For many months now I have struggled to understand why the clear teaching of Scripture regarding baptism -- that it is the believer's outward profession of faith in Jesus Christ, identifying the participant with Jesus Christ and His followers -- seems to be ignored or minimized by some in the current baptism debate taking place within the Southern Baptist Convention.
My view of baptism, as defined above, is based upon Scripture, but it has also been defined in a similar manner by Baptist confessions over the centuries. The two quotes below are from our most recent confession and one of our earliest confessions respectively.
"Baptism is an act of obedience symbolizing the believer's faith in a crucified, buried, and risen Saviour . . ." (BFM 2000).
"That Baptism is an Ordinance of the new Testament, given by Christ, to be dispensed only upon persons professing faith . . . (that) the persons designed by Christ, to dispense this Ordinance, the Scriptures hold forth to be a preaching Disciple, it being no where tied to a particular Church, Officer, or person extraordinarily sent, the Commission enjoining the administration, being given to them under no other consideration, but as considered Disciples" (The 1644 Baptist London Confession of Faith).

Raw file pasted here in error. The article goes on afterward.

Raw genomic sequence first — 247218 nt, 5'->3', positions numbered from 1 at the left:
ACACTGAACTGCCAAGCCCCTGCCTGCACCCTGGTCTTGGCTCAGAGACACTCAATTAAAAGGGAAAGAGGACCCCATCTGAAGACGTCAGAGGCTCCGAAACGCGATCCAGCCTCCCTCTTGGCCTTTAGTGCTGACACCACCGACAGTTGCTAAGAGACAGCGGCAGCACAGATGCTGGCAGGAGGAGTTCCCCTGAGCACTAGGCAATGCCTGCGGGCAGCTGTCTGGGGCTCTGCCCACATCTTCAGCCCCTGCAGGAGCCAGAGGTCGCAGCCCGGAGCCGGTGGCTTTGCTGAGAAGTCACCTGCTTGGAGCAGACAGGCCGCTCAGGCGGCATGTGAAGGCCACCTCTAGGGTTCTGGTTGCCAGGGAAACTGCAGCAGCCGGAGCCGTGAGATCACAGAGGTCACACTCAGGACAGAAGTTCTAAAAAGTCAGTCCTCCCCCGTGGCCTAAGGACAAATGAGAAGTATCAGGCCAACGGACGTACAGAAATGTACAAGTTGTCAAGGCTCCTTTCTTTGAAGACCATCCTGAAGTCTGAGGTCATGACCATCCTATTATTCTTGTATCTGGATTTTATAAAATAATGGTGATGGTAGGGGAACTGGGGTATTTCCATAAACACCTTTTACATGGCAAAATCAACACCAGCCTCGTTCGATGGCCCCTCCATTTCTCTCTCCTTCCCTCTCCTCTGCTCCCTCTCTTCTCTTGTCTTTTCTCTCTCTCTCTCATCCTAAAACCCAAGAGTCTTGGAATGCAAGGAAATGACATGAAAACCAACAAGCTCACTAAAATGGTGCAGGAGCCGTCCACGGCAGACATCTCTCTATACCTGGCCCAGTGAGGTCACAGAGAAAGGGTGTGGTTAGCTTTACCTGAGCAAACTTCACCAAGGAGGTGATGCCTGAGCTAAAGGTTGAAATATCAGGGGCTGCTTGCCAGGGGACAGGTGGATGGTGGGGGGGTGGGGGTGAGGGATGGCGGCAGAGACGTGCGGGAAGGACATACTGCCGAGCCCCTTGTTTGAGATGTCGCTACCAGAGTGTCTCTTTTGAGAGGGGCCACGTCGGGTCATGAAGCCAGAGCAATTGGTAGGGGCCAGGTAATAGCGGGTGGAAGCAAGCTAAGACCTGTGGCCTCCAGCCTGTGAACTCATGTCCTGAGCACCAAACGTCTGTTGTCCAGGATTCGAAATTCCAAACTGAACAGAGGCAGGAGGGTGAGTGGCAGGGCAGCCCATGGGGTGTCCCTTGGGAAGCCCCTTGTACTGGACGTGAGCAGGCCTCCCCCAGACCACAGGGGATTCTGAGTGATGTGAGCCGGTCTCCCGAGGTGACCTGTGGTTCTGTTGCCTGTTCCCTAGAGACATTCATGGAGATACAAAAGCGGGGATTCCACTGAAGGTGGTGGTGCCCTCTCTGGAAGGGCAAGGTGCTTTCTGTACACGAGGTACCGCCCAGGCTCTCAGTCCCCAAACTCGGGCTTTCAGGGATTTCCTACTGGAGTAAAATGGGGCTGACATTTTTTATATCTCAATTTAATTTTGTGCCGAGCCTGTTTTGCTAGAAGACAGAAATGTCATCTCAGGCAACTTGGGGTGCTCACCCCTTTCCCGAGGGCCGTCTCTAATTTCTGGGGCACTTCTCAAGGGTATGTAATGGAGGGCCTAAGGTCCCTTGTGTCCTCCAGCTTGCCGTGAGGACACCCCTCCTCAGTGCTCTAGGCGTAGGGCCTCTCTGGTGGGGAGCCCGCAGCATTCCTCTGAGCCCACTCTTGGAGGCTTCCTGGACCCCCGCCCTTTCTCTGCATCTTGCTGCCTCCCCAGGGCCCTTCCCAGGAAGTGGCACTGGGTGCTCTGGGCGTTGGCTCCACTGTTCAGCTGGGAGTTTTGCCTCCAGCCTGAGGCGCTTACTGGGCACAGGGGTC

No Baptist disagrees that the baptism of a believer should occur prior to church membership. In other words, that baptism is a 'prerequisite' to membership is held by all true Baptists, but it seems that there are now some Southern Baptists who consider baptism as 'an initiation rite into the local church.'
Dr. Brad Reynolds is a professor at Southeastern Baptist Theological Seminary and seems to be a very nice man with whom I could cooperate in Southern Baptist ministry and missions without hesitation. However, Dr. Reynolds believes something I find rather unusual in terms of Scripture and Baptist history.
Dr. Reynolds believes baptism is 'an initiation rite into the local church.'
"Baptism initiates us into the local church and thereby symbolizes both our agreement to her theology and teachings as well as our accountability to her." (Dr. Brad Reynolds in a comment on his blog December 22, 2006).
There you have it.
A clear, succinct statement expressing baptism as an initiation rite into the local church. A common web definition of inititiation rite is "a formalized ceremony of passage where an individual acquires a position or a status through personal participation."
To become a member of a local Southern Baptist church, according to Dr. Reynolds, you must be baptized into that 'local' church as an act of 'initiation.'
This view of baptism as an initiation rite into the local Southern Baptist church is completely contrary to the historic Baptist understanding of baptism and the clear Biblical teaching regarding believer's baptism.
One Faith, One Lord, One Baptism, One Body (Church)
Charles Spurgeon held that there was only one church and it comprised all believers. This universal church was both visible and invisible. The invisible referred to the regenerating work of the Spirit hidden from human eyes. The visible church referred to the work of the Spirit as made visible by the profession and deportment of believers. Since the church comprised all believers, ecclesiological differences had little importance. There were many denominations, but only one church.